fracking_cancerWith every passing day the downside of America’s burgeoning fracking boom becomes apparent.

The industry has done much to portray fracked gas as a clean fuel. But its dirty secrets are slowly and painfully being revealed.

Yesterday came the news that scientists had discovered that emissions of the potent greenhouse gas, methane, could be up to 1,000 times higher than regulators previously thought.

We have also known for a while that the industry is producing thousands of tonnes of low-grade radioactive waste water that has to be dumped somewhere.

But now it turns out it is not just radioactive water.  Bloomberg reports that American oilfields are “spinning off thousands of tons of low-level radioactive trash as the U.S. drilling boom leads to a surge in illegal dumping and states debate how much landfills can safely take.”

And no one actually seems to know where this radioactive waste material is ending up. In North Dakota’s Bakken oilfields, “it’s a wink-and-a-nod situation,” Darrell Dorgan, a spokesman for the local Waste Coalition, tells Bloomberg. “There’s hundreds of thousands of square miles in northwestern North Dakota and a lot of it is isolated. Nobody’s looking at where all of it is going.”

Some officials who have looked are worried. Environmental Protection officials in West Virginia believe that fracking “operators were just burying them onsite, unchecked, all over the state”.

Academics who have studied the issue, believe we should all be concerned. “We have many more wells, producing at an accelerating rate and for each of them, there’s a higher volume of waste,” argues Avner Vengosh, a Duke University geochemistry professor who has examined the issue. Vengosh argues “we are actually building up a legacy of radioactivity” across the US.

And as usual the regulators are playing catch up with the industry – it has become apparent that despite the industry producing ever increasing amounts of radioactive waste, the US Environmental Protection Agency has no idea as to what a safe level of exposure is.

So it is left to local officials to pick up the mess. Back in February, North Dakota officials discovered hundreds of irradiated “oil filter socks” dumped in a disused building just south of the Canadian border. These are used to strain wastewater from the wells and become radioactive due to the water and material they are filtering.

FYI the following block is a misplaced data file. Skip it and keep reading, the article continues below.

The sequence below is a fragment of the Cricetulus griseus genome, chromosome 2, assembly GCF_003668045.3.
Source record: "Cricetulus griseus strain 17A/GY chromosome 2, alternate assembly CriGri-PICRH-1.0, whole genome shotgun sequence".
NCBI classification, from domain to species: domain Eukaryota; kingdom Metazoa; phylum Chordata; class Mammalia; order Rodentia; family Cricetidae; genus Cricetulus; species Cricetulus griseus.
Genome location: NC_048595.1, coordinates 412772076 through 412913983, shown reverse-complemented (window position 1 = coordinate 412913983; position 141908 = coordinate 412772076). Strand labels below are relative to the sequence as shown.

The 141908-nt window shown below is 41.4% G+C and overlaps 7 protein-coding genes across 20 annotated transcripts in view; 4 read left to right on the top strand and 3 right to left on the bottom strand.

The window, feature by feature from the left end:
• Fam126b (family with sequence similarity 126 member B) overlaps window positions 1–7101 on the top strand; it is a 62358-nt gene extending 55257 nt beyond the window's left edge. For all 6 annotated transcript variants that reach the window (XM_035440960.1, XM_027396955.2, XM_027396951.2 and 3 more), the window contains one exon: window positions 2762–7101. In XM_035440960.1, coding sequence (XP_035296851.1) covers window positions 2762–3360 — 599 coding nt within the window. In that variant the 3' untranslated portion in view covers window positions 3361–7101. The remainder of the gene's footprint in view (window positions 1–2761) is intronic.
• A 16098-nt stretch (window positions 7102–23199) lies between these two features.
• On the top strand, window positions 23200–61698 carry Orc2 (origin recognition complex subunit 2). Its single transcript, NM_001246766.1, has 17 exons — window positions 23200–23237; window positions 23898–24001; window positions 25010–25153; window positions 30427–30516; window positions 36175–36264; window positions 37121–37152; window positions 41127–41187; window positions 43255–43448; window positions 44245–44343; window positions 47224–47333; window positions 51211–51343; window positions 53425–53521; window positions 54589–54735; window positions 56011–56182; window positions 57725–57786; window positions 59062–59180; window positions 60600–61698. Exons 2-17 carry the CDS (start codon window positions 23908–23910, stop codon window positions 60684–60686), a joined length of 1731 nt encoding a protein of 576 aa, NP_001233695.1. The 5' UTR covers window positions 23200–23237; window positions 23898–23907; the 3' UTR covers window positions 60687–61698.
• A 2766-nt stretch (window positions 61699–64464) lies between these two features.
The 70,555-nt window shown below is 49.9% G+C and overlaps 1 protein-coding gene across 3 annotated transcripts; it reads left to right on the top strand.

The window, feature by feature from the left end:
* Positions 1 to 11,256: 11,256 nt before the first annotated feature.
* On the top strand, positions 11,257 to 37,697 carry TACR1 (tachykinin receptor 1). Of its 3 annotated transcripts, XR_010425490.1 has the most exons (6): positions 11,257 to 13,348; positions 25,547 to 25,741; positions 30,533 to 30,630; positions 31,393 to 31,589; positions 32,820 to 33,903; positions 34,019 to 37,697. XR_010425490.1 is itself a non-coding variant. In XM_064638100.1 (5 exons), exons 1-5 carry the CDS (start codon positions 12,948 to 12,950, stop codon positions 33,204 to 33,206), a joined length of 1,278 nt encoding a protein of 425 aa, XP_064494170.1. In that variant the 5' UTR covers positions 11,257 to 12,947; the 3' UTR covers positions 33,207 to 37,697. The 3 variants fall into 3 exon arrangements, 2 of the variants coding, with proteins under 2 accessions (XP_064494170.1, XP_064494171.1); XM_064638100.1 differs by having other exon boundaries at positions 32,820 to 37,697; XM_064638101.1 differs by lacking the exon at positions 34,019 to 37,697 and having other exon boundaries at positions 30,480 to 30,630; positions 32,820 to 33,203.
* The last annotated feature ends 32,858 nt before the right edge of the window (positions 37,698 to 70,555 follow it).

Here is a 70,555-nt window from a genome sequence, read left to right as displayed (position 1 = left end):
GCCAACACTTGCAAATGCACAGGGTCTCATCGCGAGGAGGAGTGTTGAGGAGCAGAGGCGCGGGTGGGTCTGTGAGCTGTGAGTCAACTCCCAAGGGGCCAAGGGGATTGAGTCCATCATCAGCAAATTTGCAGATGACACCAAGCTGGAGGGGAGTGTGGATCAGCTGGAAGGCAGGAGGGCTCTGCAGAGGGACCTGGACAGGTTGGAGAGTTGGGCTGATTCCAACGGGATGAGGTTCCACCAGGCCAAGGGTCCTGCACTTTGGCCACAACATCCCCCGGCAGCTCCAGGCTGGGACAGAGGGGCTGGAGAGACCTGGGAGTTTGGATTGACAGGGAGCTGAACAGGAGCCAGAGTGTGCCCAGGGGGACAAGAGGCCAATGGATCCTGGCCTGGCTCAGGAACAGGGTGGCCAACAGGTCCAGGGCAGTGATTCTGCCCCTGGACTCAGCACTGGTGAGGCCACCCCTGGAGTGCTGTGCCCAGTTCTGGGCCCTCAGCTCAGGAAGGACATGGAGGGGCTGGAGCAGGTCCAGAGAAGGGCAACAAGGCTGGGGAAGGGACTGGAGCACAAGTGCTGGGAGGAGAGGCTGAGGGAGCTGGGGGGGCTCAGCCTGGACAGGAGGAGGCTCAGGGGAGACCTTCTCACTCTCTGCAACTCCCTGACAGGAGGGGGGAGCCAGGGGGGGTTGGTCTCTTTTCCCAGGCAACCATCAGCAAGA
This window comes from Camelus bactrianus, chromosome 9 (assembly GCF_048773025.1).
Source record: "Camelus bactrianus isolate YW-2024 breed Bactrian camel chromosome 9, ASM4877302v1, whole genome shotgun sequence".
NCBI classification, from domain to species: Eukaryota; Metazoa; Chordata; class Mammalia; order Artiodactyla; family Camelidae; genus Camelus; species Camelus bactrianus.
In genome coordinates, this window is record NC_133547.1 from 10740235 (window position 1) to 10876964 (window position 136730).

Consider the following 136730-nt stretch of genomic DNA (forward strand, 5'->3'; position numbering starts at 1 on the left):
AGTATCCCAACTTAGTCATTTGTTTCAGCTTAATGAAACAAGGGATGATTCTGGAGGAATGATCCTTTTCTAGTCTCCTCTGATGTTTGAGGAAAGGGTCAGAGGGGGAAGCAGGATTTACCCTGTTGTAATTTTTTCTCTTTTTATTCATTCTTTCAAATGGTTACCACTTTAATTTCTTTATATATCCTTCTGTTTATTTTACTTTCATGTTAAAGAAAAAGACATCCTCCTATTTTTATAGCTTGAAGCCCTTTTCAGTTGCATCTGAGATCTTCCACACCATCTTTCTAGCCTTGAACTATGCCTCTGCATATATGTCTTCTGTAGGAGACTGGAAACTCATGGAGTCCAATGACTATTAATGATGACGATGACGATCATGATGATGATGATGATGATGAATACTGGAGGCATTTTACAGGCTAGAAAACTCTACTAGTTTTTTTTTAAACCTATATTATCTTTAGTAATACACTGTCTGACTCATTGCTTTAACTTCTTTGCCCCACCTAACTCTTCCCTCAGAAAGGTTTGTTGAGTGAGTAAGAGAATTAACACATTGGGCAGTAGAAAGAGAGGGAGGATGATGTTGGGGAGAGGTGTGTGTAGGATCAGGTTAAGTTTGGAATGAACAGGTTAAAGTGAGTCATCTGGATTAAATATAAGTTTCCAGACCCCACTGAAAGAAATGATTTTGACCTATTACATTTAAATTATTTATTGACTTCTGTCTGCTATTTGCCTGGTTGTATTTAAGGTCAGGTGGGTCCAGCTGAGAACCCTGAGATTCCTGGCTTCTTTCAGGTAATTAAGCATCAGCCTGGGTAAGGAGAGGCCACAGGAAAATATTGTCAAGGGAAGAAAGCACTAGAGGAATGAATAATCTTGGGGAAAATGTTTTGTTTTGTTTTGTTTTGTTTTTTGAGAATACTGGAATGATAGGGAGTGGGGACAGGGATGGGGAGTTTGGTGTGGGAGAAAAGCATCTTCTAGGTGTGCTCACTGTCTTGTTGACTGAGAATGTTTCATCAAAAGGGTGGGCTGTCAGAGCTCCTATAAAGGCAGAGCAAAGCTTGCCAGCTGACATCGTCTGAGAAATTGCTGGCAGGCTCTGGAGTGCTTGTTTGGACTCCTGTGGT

At the time, the local mayor said the dumping was a “blatant disregard of the health and welfare of our community. It’s criminal and the people responsible should be punished very, very stringently.”

Days before more oil socks were found on flat-bed trucks nearby.

Scott Radig, director of the North Dakota Health Department’s Division of Waste Management believes that North Dakota alone may well be producing 27 tons a day of oil filter socks alone, which equates to just under 10,000 tons of radioactive filters from just North Dakota alone.

“Before the Bakken oil boom we didn’t have any of these materials being generated,” argues Radig. “So it wasn’t really an issue.”

And the problem for North Dakota is that it has no landfill facilities which can receive radioactive waste. It is hardly surprising therefore that Radig believes that “There is definitely some illegal dumping going on.”

In Pennsylvania, meanwhile, some 16,000 tons of radioactive material from fracking operations are sent to landfill a year.

As federal authorities struggle, it is left to the states to try and impose their own laws. In West Virginia, last month local politicians voted for landfills to install radiation monitors.

And now North Dakota will bring new rules from the beginning of June forcing the fracking industry to use leak-proof containers to temporarily store the oil socks at well sites.

But as ever, the regulators are just playing catch-up. “There’s such a rush to get the oil out that the rules and regulations are not keeping up with the pace of development,” argues Wayde Schafer, head of the North Dakota chapter of the Sierra Club.